NASA's new "spacecraft" ideal for small families
- By Paula Shaki Trimble
- May 01, 2000
Part of the groundwork for last month's test of off-the-shelf technology
for earth-to-spacecraft communications was laid in February 1999, when NASA
engineers launched the Voyager — Plymouth Voyager, that is.
The team working on NASA's Operating Missions as Nodes on the Internet
(OMNI) project outfitted a Plymouth minivan with scientific and communications
equipment similar to that found on an actual satellite. While OMNI team
members drove the Plymouth Voyager minivan — also known as the prototype
spacecraft — around Goddard Space Flight Center in Greenbelt, Md., personnel
at NASA's Glenn Research Center in Cleveland, Ohio, pretended to be scientists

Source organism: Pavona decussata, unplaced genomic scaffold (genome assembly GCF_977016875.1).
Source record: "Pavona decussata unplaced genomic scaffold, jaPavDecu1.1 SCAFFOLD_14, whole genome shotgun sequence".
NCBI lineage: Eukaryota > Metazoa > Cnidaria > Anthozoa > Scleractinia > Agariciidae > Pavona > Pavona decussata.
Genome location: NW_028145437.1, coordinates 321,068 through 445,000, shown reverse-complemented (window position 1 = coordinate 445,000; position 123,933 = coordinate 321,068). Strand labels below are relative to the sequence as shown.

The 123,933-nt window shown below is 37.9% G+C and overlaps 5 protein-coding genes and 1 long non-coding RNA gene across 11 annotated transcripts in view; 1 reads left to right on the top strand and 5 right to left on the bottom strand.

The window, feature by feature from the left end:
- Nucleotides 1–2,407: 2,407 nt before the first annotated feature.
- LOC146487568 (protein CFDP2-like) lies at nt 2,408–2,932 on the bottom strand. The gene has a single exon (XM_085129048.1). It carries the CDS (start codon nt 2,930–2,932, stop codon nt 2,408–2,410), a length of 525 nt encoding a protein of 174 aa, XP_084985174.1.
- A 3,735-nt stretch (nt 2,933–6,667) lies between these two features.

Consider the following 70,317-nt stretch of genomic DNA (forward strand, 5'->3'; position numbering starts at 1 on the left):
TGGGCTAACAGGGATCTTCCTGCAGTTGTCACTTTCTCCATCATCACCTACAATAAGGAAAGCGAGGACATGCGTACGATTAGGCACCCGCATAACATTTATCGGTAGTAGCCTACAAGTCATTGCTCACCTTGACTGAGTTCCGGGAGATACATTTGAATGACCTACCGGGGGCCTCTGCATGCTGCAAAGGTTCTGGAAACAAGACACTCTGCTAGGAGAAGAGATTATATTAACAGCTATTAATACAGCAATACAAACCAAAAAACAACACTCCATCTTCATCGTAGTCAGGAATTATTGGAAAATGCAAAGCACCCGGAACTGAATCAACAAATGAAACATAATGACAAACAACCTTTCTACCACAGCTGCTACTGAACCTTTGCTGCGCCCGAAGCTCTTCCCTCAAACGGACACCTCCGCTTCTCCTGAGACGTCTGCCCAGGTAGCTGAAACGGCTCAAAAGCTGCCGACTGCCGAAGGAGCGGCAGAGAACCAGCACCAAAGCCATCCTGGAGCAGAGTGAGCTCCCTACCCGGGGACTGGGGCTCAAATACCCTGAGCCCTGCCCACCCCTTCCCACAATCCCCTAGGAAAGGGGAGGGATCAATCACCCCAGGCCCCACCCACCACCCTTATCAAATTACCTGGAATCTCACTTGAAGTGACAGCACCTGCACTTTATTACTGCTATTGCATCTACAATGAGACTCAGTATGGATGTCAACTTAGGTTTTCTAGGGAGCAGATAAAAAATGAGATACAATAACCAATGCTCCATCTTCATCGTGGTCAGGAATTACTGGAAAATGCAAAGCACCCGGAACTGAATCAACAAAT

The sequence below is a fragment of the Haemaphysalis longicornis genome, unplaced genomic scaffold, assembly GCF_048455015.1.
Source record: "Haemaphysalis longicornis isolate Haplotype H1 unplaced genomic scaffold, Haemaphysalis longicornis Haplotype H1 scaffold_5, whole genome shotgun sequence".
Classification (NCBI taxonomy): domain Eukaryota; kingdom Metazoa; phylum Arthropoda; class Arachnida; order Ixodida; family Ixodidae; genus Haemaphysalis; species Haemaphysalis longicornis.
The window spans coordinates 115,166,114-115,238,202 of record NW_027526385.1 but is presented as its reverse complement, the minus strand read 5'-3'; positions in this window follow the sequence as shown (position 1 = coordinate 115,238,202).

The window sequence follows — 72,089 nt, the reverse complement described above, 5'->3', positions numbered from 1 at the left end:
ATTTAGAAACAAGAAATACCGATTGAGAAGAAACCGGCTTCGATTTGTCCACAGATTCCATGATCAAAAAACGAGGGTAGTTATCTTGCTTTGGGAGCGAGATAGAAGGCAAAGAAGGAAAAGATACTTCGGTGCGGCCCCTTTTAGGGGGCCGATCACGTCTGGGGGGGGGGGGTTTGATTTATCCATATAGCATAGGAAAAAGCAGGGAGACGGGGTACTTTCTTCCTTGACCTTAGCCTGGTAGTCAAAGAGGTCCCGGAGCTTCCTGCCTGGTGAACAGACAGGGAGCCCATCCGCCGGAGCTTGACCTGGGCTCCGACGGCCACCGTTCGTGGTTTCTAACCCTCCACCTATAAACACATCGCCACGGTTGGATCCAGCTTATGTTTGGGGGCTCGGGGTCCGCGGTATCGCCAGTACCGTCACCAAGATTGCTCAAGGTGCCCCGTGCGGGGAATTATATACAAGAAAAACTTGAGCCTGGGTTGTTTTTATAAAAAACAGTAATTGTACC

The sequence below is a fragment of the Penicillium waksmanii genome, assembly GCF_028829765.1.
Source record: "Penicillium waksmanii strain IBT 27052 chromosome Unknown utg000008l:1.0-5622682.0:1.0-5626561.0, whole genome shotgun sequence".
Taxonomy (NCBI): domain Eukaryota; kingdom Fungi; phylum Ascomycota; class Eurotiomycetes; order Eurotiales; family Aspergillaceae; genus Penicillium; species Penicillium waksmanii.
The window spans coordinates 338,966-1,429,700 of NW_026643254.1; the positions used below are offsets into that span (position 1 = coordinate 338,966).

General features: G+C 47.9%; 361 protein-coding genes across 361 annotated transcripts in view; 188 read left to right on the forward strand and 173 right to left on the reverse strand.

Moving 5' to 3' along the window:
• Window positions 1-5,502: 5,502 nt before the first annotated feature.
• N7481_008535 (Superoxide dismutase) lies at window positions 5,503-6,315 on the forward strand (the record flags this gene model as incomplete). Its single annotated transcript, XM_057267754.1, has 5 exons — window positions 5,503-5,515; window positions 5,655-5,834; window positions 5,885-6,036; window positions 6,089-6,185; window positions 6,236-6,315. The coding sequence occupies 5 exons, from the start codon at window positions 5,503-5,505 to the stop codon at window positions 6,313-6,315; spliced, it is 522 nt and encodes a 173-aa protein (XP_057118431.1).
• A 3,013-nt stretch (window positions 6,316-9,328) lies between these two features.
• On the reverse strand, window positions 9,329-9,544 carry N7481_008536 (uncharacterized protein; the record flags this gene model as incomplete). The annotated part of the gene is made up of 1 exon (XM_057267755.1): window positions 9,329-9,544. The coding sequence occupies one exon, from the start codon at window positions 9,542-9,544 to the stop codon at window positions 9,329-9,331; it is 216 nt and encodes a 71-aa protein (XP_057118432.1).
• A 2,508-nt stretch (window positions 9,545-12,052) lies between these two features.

and brought up a Web site that provided controls for the video camera on
The minivan was loaded with instruments, including a weather station
that produced data, a Global Positioning System receiver and a Web video
server. The team also put a standard Internet router in the minivan and
used NASA's Tracking and Data Relay Satellite System to relay the data to
the agency's ground station at White Sands, N.M.
The Voyager demo garnered so much interest that former shuttle astronaut
Ronald Parise, now a senior scientist at Computer Sciences Corp., deployed
the same prototype spacecraft — minus the minivan — on a ship in the Black
Sea on Aug. 11, 1999, to capture the last solar eclipse of the millennium.
Using the prototype, the ship's crew provided live weather data and images
of the eclipse via the Internet — and attracted about 7.5 million hits during